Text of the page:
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abstract = "In the course of recent health care fraud investigations against TAP Pharmaceuticals (Lake Forest, IL) and AstraZeneca International (London, United Kingdom), each pled guilty to one violation of the Prescription Drug Marketing Act, settled claims related to alleged violations of the False Claims Act without admitting guilt, and paid fines, settlements for liabilities, and reimbursements of $850 million and $355 million, respectively. In a unique aspect of these cases, federal investigators brought criminal charges against 14 TAP employees and investigated the billing practices of several urologists. These investigations resulted in guilty pleas from both urologists and industry employees relative to the Prescription Drug Marketing Act or the False Claims Act and probationary sentences with payments of fines and restitution to the government for urologists who cooperated with federal investigations. One uncooperative urologist was found guilty of violating the Federal False Claims Act and sentenced to 6 months of home arrest, excluded from Medicare for 5 years, required to provide 600 hours of free medical care to indigent patients and patients covered by Medicare or Medicaid, and paid fines and restitution to the government. The cases against TAP and AstraZeneca have been followed by federal and state investigations of allegedly illegal marketing practices of other pharmaceutical firms and have resulted in negotiated settlements of $3.8 billion and $71.5 million, respectively. Believing that an Average Wholesale Price-based reimbursement system was an important driving factor for these marketing activities, Medicare has shifted to an Average Sales Price-based reimbursement system. This is expected to greatly impact the practice of outpatient oncology nationwide.",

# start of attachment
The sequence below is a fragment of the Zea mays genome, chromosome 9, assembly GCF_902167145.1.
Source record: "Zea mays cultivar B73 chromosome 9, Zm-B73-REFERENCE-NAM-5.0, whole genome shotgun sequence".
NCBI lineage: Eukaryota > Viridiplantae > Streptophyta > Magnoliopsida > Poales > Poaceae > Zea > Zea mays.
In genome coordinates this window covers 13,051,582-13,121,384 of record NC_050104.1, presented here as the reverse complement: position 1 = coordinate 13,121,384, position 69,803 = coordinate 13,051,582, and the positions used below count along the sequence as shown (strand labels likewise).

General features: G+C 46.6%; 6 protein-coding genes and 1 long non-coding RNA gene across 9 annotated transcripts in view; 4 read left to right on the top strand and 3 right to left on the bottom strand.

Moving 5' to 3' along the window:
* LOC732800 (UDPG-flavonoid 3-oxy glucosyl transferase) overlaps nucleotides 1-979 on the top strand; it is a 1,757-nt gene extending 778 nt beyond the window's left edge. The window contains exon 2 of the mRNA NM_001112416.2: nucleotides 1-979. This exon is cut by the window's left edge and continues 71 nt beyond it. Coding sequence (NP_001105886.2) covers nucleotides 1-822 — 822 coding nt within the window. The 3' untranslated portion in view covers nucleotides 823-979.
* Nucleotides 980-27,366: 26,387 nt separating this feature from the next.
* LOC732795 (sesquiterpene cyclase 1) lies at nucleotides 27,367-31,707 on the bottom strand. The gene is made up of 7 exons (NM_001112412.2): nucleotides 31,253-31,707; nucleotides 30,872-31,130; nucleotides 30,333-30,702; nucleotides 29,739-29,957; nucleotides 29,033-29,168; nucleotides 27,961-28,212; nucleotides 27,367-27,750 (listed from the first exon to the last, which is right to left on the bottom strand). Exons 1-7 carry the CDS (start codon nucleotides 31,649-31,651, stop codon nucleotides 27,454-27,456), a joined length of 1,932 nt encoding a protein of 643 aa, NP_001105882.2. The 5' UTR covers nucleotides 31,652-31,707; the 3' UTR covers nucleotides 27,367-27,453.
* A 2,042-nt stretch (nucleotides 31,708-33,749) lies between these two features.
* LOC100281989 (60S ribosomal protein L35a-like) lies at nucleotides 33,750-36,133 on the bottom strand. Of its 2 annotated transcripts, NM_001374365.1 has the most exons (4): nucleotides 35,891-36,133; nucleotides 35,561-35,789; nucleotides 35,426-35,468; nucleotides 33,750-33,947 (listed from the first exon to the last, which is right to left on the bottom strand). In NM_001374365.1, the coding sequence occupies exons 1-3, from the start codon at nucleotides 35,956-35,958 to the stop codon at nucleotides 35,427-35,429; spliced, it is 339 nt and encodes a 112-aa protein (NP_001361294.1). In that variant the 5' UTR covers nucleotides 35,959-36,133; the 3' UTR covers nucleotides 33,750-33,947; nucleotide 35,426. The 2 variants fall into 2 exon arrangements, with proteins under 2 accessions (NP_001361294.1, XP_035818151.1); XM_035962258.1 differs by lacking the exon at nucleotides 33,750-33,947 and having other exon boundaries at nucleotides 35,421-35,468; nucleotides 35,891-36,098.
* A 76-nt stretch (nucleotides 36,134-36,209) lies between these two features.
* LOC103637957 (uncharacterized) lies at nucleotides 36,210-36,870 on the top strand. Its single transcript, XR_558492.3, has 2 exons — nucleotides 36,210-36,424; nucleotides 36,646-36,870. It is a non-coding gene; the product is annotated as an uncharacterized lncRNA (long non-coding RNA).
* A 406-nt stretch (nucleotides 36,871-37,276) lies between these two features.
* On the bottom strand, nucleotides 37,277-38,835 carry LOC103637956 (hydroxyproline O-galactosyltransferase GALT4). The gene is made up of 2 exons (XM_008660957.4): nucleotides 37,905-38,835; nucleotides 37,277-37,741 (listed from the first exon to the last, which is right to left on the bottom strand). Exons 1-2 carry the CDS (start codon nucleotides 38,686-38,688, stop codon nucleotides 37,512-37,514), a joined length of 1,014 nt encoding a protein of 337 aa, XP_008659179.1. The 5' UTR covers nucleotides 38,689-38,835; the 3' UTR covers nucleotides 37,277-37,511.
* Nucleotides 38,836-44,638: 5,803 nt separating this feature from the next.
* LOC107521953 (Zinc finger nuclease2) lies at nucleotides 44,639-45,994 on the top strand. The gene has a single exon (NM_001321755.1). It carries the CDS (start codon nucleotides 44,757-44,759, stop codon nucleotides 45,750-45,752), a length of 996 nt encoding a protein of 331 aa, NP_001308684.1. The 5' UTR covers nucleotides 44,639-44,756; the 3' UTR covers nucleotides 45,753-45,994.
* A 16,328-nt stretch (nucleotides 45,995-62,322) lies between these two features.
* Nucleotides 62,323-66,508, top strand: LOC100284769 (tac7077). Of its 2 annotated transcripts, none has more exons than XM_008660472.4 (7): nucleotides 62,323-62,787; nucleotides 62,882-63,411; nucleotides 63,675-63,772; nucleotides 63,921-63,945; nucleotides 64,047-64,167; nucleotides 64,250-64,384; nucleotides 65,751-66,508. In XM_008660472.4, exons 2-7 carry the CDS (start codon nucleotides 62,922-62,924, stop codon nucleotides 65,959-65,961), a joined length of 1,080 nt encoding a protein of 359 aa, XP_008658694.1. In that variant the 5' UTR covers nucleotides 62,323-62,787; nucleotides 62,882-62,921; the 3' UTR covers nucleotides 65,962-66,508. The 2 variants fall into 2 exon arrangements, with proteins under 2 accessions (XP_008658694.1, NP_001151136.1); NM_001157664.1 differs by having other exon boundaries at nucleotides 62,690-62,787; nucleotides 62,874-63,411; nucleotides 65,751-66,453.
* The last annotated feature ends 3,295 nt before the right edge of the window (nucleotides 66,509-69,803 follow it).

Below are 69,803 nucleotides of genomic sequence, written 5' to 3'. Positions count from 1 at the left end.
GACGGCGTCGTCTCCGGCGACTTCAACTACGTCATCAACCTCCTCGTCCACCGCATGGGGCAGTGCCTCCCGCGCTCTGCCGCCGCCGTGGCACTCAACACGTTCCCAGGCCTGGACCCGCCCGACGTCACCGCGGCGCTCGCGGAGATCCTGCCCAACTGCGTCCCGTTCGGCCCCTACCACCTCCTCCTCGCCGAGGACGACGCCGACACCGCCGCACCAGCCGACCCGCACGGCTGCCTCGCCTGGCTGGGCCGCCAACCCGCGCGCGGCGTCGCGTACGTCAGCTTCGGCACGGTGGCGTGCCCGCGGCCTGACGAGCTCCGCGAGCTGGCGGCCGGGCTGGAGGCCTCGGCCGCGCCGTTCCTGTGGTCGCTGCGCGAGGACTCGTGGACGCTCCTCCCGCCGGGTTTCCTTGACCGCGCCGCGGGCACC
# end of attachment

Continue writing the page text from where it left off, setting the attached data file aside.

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McKoy, JM, Lyons, EA, Obadina, E, Carson, K, Pickard, AS, Schellhammer, P, McLeod, D, Boyd, CE, McWilliams, N, Sartor, O, Schumock, GT, McCaffery, K & Bennett, CL 2005, 'Caveat medicus: Consequences of federal investigations of marketing activities of pharmaceutical suppliers of prostate cancer drugs', Journal of Clinical Oncology, vol. 23, no. 34, pp. 8894-8905. https://doi.org/10.1200/JCO.2005.01.4605

Caveat medicus : Consequences of federal investigations of marketing activities of pharmaceutical suppliers of prostate cancer drugs. / McKoy, June M.; Lyons, E. Allison; Obadina, Eniola; Carson, Kenneth; Pickard, A. Simon; Schellhammer, Paul; McLeod, David; Boyd, Cynthia E.; McWilliams, Norene; Sartor, Oliver; Schumock, Glen T.; McCaffery, Kathryn; Bennett, Charles L.

In: Journal of Clinical Oncology, Vol. 23, No. 34, 01.12.2005, p. 8894-8905.

Research output: Contribution to journalReview article

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AU - McKoy, June M.

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AU - Carson, Kenneth

AU - Pickard, A. Simon

AU - Schellhammer, Paul

AU - McLeod, David

AU - Boyd, Cynthia E.

AU - McWilliams, Norene

AU - Sartor, Oliver

AU - Schumock, Glen T.

AU - McCaffery, Kathryn

AU - Bennett, Charles L.